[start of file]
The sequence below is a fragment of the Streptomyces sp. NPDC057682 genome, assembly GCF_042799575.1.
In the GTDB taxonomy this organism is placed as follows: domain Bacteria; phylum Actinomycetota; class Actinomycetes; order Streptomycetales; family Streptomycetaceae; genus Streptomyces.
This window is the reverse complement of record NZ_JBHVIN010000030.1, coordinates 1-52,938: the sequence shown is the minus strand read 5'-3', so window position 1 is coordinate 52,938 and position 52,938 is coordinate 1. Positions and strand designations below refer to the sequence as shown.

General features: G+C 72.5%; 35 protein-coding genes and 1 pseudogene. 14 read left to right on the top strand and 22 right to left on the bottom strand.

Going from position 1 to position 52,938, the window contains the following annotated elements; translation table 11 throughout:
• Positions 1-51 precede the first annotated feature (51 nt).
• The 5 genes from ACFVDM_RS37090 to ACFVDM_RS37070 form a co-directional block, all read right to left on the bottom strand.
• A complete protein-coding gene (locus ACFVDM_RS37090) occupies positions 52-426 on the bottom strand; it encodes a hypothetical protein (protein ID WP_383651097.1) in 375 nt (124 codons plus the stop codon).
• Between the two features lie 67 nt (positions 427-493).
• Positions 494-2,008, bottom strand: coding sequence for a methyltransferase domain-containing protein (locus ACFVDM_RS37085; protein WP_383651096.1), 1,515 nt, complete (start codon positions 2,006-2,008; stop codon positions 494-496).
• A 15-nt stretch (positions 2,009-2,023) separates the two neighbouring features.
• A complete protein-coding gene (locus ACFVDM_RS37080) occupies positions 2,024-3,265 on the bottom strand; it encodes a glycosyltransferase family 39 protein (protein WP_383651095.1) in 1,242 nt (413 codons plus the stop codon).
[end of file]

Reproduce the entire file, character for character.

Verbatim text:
The sequence below is a fragment of the Streptomyces sp. NPDC057682 genome, assembly GCF_042799575.1.
In the GTDB taxonomy this organism is placed as follows: domain Bacteria; phylum Actinomycetota; class Actinomycetes; order Streptomycetales; family Streptomycetaceae; genus Streptomyces.
This window is the reverse complement of record NZ_JBHVIN010000030.1, coordinates 1-52,938: the sequence shown is the minus strand read 5'-3', so window position 1 is coordinate 52,938 and position 52,938 is coordinate 1. Positions and strand designations below refer to the sequence as shown.

General features: G+C 72.5%; 35 protein-coding genes and 1 pseudogene. 14 read left to right on the top strand and 22 right to left on the bottom strand.

Going from position 1 to position 52,938, the window contains the following annotated elements; translation table 11 throughout:
• Positions 1-51 precede the first annotated feature (51 nt).
• The 5 genes from ACFVDM_RS37090 to ACFVDM_RS37070 form a co-directional block, all read right to left on the bottom strand.
• A complete protein-coding gene (locus ACFVDM_RS37090) occupies positions 52-426 on the bottom strand; it encodes a hypothetical protein (protein ID WP_383651097.1) in 375 nt (124 codons plus the stop codon).
• Between the two features lie 67 nt (positions 427-493).
• Positions 494-2,008, bottom strand: coding sequence for a methyltransferase domain-containing protein (locus ACFVDM_RS37085; protein WP_383651096.1), 1,515 nt, complete (start codon positions 2,006-2,008; stop codon positions 494-496).
• A 15-nt stretch (positions 2,009-2,023) separates the two neighbouring features.
• A complete protein-coding gene (locus ACFVDM_RS37080) occupies positions 2,024-3,265 on the bottom strand; it encodes a glycosyltransferase family 39 protein (protein WP_383651095.1) in 1,242 nt (413 codons plus the stop codon).